For pulmonary PSCC, the TNM and AJCC stages are presented in Table 2. In pulmonary PSCC, the T2 stage was the most identified (38.6%), followed by T3 (25.0%), T1 (20.5%), and T4 (11.4%). Lymph node involvement was moderate with 50% N0. For distant metastasis, metastasis (M1) appeared in 25.0% of cases and 75.0% had no distant metastasis. For AJCC stage, the proportion of stage I was equal to that of stage IV accounting for 25.0%, while both stage II and III reached 22.7%.
The incidence of pulmonary PSCC was verified to be 0.009 per 100,000 persons between 2000 and 2015, after age adjustment to the 2000 US Standard Population (19 age groups, census P25-1130; Table 1). Although annual percentage change (2000–2015) was −0.23%, this change was not significant (P=0.908; Table 1, Figure 1). In contrast, the incidence of other pulmonary SCCs was 11.826 per 100,000 persons, which exhibited a significant annual percentage change (2000–2015) of −0.762% (P=0.003; Table 1, Figure 1).
Treatment and survival analysis
The profiles of treatment type are summarized in Table 3. Specifically, surgery was executed in 69.5% and 54.8% of patients with pulmonary PSCC and other pulmonary SCCs, respectively (P<0.001). Among different surgical options, partial pneumonectomy was the most common clarified surgery type in pulmonary PSCC (21.2%) and other pulmonary SCCs (11.6%). Radiotherapy was significantly less used in pulmonary PSCC (35.8%) compared with other SCCs (49.2%; P=0.001). Chemotherapy was used in 21.9% and 69.8% of patients with pulmonary PSCC and other pulmonary SCCs, respectively (P=0.025). Furthermore, in 44 pulmonary PSCC patients with TNM stage, those receiving radiotherapy or chemotherapy had a higher AJCC stage (P=0.009 and 0.036, respectively). Additionally, pulmonary PSCC patients receiving chemotherapy had a significantly higher N stage (P=0.033).
For both CSS and OS, pulmonary PSCC demonstrated a significantly better prognosis than other pulmonary SCC (Figure 2). We used survival rate to evaluate the effectiveness of surgery, chemotherapy, and radiotherapy for pulmonary PSCC treatment. Kaplan-Meier analysis on OS and CSS showed significant improvement after surgery (Figure 3A,B). Meanwhile, as chemotherapy had no beneficial effect (Figure 3C,D), radiotherapy-treated patients had a worsened prognosis (Figure 3E,F). Moreover, we made a comparison of different treatment modalities, including surgery alone, chemotherapy alone, radiotherapy alone, and combined therapy (surgery + chemotherapy; surgery + radiotherapy) and the results revealed that surgery is the most effective factor to improve the prognosis of pulmonary PSCC, compared with chemotherapy and radiotherapy (Figure 4).
Pulmonary malignancies have been well studied (9,10) and conventional SCC is a common cancer type (1,11-14). However, our understanding of common SCC types cannot be completely applied to rare variants of SCC, such as PSCC (7,15-19). Pulmonary PSCC is very rare and consequently, there is a lack of research. As no population-based studies on pulmonary PSCC have been conducted, this study aimed to improve the understanding of pulmonary PSCC with respect to the incidence, treatment, and prognosis by providing population-based evidence.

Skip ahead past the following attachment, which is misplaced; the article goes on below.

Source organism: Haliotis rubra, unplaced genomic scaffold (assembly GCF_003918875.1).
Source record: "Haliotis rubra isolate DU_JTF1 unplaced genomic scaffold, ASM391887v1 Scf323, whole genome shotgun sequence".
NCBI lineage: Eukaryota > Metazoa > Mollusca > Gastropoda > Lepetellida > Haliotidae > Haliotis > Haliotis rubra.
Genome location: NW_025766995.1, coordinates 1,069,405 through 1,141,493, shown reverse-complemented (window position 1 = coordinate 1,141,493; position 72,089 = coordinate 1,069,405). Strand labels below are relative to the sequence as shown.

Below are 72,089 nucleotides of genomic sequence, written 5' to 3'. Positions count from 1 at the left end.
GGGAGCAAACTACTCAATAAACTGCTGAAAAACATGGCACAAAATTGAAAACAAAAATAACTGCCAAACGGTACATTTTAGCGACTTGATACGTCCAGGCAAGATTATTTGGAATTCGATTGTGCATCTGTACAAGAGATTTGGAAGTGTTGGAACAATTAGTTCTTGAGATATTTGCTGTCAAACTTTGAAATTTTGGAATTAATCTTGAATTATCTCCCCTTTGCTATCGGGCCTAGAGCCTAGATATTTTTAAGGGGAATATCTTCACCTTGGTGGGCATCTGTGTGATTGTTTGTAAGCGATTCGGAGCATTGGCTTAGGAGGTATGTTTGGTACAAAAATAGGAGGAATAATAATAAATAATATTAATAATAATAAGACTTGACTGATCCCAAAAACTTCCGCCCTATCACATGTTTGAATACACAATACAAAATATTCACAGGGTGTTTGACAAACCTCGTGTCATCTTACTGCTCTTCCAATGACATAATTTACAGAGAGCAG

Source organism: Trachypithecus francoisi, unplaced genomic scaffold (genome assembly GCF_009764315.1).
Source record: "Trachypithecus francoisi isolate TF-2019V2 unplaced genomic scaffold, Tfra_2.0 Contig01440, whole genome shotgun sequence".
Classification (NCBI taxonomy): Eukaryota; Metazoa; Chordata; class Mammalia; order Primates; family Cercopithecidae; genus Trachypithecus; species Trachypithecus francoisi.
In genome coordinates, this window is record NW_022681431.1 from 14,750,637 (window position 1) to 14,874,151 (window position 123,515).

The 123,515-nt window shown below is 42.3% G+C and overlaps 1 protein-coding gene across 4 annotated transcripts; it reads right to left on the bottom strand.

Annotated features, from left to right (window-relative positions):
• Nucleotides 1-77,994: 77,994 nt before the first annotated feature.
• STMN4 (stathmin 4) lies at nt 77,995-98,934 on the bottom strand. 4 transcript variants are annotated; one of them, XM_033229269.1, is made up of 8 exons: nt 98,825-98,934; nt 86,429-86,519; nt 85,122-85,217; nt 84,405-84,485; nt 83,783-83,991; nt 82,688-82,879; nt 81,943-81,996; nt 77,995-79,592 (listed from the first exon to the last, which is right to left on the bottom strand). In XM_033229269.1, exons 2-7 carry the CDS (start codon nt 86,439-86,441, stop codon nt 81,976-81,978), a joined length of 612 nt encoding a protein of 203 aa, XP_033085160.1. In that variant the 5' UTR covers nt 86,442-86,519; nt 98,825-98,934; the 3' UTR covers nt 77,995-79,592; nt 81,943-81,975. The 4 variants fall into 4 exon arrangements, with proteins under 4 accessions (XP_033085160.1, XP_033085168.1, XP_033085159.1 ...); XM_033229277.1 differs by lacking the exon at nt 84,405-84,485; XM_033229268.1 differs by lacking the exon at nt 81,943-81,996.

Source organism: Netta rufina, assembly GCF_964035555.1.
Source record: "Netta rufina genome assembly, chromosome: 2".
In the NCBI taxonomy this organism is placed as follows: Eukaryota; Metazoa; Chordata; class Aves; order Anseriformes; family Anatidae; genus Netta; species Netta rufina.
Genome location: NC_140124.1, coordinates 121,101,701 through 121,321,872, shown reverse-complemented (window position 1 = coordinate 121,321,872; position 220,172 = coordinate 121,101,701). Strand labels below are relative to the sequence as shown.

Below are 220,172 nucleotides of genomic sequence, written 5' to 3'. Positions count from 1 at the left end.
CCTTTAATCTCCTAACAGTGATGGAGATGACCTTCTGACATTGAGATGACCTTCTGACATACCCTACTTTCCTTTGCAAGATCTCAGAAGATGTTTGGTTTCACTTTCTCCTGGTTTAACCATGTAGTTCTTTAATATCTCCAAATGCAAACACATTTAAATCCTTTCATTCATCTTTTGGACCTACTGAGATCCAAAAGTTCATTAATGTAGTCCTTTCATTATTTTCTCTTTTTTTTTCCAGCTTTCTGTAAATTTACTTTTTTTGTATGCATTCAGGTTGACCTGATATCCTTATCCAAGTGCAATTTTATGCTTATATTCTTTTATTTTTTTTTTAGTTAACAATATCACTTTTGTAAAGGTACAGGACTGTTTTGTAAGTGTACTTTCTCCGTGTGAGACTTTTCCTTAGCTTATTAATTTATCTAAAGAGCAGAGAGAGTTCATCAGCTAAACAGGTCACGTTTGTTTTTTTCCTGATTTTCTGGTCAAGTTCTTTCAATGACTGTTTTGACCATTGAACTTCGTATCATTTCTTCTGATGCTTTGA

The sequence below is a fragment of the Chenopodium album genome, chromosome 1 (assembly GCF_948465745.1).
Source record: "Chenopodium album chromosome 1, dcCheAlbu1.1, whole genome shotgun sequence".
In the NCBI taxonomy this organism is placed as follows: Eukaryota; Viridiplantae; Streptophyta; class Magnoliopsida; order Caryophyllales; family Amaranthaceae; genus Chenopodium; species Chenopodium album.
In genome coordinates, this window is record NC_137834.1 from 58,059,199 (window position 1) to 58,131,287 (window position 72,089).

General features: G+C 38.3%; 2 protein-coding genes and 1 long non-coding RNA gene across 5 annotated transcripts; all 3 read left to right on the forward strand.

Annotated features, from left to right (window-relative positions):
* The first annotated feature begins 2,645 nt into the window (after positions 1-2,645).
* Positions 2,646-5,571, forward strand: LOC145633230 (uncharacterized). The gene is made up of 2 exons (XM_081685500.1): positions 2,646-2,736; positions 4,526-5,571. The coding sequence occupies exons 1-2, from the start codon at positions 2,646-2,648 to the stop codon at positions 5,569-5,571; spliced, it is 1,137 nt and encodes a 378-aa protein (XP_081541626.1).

Pulmonary PSCC is a special variant of SCC, characterized by its histologic papillary/exophytic growth pattern consisting of a fibrovascular core covered by malignant squamous epithelium. Pulmonary PSCC differs from most common pulmonary SCCs marked by abundant intracellular and/or extracellular keratin material. Another important differential diagnosis of PSCC is squamous papilloma, a common benign tumor. Both PSCC and squamous papilloma can have exophytic growth patterns. Thus, microscopic and cytological examination is essential for differential diagnosis. PSCC contains papillae completely covered by immature basaloid cells, which are cytologically malignant. The overlying squamous epithelium is malignant and surface keratinization is usually limited or absent. However, squamous papilloma has benign squamous epithelium encompassing delicate fibrovascular cores without downward pushing growth into the lamina propria. Focal cytologic abnormalities, such as individual cell keratinization and abnormal mitosis, may also be seen but do not reach the level of dysplasia in PSCC. Therefore, it is mainly the presence of malignant epithelium that separates PSCC from squamous papilloma.
Though not investigated in this study, as the SEER database does not contain relevant data, the potential role of human papillomavirus (HPV) in the development of pulmonary PSCCs should be considered. HPV has been proven to act in wide-range cancers (20-22). In addition, among studies of PSCC on other sites, especially head and neck, HPV participates in the development of PSCC (19,23-25). Paradoxically, for certain types of SCCs, HPV-positive tumors tend to have both overall and disease-specific survival benefits compared with HPV-negative tumors (26,27). Unfortunately, to date, no adequate evidence allows us to depict a clear picture of HPV in pulmonary PSCC.